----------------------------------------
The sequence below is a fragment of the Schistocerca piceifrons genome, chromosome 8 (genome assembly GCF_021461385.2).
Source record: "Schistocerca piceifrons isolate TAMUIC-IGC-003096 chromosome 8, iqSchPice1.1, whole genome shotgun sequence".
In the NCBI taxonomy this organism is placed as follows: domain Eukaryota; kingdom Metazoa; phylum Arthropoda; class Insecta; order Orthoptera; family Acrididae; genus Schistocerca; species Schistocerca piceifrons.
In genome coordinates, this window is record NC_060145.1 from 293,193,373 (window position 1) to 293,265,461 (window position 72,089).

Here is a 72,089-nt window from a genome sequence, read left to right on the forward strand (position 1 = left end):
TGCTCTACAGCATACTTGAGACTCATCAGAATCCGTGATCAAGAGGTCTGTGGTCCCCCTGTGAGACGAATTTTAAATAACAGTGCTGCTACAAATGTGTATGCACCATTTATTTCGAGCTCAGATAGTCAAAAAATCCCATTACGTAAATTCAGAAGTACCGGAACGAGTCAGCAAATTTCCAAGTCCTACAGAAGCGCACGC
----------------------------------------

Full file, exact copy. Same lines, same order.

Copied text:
The sequence below is a fragment of the Schistocerca piceifrons genome, chromosome 8 (genome assembly GCF_021461385.2).
Source record: "Schistocerca piceifrons isolate TAMUIC-IGC-003096 chromosome 8, iqSchPice1.1, whole genome shotgun sequence".
In the NCBI taxonomy this organism is placed as follows: domain Eukaryota; kingdom Metazoa; phylum Arthropoda; class Insecta; order Orthoptera; family Acrididae; genus Schistocerca; species Schistocerca piceifrons.
In genome coordinates, this window is record NC_060145.1 from 293,193,373 (window position 1) to 293,265,461 (window position 72,089).

Here is a 72,089-nt window from a genome sequence, read left to right on the forward strand (position 1 = left end):
TGCTCTACAGCATACTTGAGACTCATCAGAATCCGTGATCAAGAGGTCTGTGGTCCCCCTGTGAGACGAATTTTAAATAACAGTGCTGCTACAAATGTGTATGCACCATTTATTTCGAGCTCAGATAGTCAAAAAATCCCATTACGTAAATTCAGAAGTACCGGAACGAGTCAGCAAATTTCCAAGTCCTACAGAAGCGCACGC